The English rules are certainly more flexible than the Brussels Recast rules.  In theory, there will be some cases which could be litigated in England under the English jurisdictional gateways which you could not litigate here under Brussels Recast.  For example, an English court could allow proceedings to be litigated in England even if there is a jurisdiction clause in favour of an EU Member State.  Other examples were given in Naina Patel and Andrew Scott’s previous blog on this topic.

On the other hand most of the English gateways are discretionary.  This gives rise to much more uncertainty, and in practice it may be somewhat optimistic to think that there are going to be lots of opportunities to bring new claims in England that could not have been brought under Brussels Recast.

No deal Brexit: The law in the EU

It may turn out that the more difficult problems will arise in proceedings in the EU-27.

It is worth starting with the obvious point that Brussels Recast will continue to apply, within the EU, to cases where the Defendant is domiciled in an EU Member State.  So, to take a simple example, an English company could still sue a German company in Germany.  That will give rise to various tactical possibilities for claimants wanting to sue an EU defendant.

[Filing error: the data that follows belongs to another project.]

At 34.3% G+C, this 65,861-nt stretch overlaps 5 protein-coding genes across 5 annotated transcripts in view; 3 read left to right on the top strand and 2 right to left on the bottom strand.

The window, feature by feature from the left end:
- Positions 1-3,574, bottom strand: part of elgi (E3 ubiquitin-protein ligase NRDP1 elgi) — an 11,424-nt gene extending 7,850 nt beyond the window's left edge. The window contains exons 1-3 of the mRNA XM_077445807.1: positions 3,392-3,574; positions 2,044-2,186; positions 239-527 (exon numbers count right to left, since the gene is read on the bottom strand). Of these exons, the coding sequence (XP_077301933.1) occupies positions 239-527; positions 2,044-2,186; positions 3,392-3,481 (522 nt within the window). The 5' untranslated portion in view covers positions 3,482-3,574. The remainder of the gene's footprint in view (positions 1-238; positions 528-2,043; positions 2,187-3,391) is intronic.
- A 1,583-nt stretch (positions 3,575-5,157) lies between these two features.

1. They might be able to sue in England, under English rules.
  2. They could sue in the EU. If within one of the Brussels Recast gateways, the EU court would (probably) be obliged to accept jurisdiction.
  3. Note that they could sue in the EU even if there is a jurisdiction clause in favour of England. Brussels Recast gives particular weight to such agreements but only if they are in favour of the courts of a Member State.  We therefore face the prospect of EU Member States being obliged by the Brussels Recast regulation to take jurisdiction over disputes even if there is a contractual agreement in favour of English courts.

Brussels Recast will also still apply, within the EU, to cases where there is a jurisdiction agreement in favour of an EU Member State, regardless of the domicile of the parties.  So for example: a German claimant could still sue an English defendant in the chosen EU court.  This gives rise to similar tactical possibilities as are set out above.